I've been struggling with what is within my reach financially and technologically to use new brain scan technology to begin to test and build configurable art. Brain scans for configurable art. That's the idea.
But, it's not that simple, I think a direct measure of aesthetic preference needs to be built from underlying components of desire. At this stage, neuroscience is struggling and debating how to actually measure preference. Neural activity in some part of the brain means -- what?
Functional- MRI's are more expensive and measure blood-flow deep in the brain, and can pinpoint actual location of the brain's response to any activity you can do while lying in a little tube with a massive magnet spinning around you. EEG's are external measures of electrical output, and capture brain waves, namely alpha, beta, theta, .....indicators of attention and relaxation. EEG's are old, low-tech and now shockingly cheap, single sensors are in toys (yes, Mattel has a toy) but, it's not clear that they can actually measure much.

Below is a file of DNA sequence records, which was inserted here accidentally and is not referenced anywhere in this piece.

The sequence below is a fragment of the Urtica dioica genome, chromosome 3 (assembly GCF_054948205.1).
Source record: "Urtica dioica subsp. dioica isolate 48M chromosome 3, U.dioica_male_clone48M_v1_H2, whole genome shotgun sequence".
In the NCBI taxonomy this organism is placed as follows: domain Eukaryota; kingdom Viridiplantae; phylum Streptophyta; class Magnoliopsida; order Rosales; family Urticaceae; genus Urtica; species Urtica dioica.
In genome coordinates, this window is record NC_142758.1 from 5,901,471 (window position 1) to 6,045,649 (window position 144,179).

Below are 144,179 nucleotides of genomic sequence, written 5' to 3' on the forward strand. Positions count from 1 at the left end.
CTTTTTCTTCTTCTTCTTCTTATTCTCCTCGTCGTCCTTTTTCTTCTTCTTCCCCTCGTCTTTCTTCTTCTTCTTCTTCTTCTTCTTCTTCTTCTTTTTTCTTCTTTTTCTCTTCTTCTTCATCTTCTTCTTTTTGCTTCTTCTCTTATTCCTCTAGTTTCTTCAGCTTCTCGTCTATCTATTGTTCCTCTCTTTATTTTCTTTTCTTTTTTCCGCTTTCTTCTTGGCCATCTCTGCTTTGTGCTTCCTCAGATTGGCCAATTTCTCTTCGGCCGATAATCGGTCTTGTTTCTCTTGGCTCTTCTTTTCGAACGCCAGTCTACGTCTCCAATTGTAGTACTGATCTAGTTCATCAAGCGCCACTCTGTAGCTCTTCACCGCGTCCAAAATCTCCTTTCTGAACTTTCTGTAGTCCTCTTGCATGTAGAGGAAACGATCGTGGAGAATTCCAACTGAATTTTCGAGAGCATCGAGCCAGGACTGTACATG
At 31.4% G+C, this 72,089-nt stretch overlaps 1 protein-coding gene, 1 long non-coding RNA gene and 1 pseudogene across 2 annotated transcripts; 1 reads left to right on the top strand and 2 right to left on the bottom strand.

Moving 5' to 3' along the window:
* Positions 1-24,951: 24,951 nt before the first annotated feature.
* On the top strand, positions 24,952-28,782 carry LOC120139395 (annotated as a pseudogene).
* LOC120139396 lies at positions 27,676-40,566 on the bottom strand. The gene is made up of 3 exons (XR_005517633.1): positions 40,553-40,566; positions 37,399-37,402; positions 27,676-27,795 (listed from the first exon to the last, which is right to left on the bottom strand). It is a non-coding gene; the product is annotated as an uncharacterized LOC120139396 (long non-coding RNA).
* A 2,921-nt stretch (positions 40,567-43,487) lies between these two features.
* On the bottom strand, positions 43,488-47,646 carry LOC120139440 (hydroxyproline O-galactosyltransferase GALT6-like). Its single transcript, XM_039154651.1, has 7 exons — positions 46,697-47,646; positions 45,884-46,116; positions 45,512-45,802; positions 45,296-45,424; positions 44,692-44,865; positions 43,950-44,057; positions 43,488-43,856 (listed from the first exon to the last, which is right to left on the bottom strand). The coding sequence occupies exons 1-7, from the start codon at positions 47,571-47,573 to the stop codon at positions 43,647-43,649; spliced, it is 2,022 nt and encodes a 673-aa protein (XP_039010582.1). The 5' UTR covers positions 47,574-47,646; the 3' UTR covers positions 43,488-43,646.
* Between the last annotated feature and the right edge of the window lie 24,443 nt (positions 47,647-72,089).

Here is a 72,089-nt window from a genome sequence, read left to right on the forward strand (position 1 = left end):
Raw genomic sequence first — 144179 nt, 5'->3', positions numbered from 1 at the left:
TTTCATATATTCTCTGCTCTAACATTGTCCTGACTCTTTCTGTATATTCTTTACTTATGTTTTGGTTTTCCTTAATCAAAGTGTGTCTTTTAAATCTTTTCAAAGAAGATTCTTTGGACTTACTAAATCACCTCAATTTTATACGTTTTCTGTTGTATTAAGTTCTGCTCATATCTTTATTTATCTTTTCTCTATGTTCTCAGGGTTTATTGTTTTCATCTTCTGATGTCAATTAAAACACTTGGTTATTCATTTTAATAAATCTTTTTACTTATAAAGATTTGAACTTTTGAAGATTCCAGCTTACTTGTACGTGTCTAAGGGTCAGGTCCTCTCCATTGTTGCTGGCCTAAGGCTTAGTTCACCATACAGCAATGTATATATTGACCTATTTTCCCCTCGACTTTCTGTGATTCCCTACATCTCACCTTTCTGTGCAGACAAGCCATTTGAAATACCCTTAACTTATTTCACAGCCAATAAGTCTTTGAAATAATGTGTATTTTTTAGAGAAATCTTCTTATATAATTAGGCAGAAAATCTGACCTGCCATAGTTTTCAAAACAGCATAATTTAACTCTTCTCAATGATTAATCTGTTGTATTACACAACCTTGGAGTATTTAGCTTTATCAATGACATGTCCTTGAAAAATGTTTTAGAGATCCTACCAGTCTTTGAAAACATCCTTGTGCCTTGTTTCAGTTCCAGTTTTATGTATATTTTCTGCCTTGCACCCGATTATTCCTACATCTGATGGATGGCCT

I'm hunting for any slim possibility to find relative ways to measure individual response to sensory stimulus. Found an article about using EEG's to measure Emotion. It was 'thin', but gave me a glimmer of hope.
Stay tuned, I'm working on the sensory stimulus....I think it's connected to taste-buds, tactile response, auditory preference....namely other senses. It's possible all your sensory inputs are related and somehow build your unique, complex equation of aesthetic preference. Look at my post and related article on neural fluency, your preferences probably all relate to how easily your brain processes them. Stay tuned.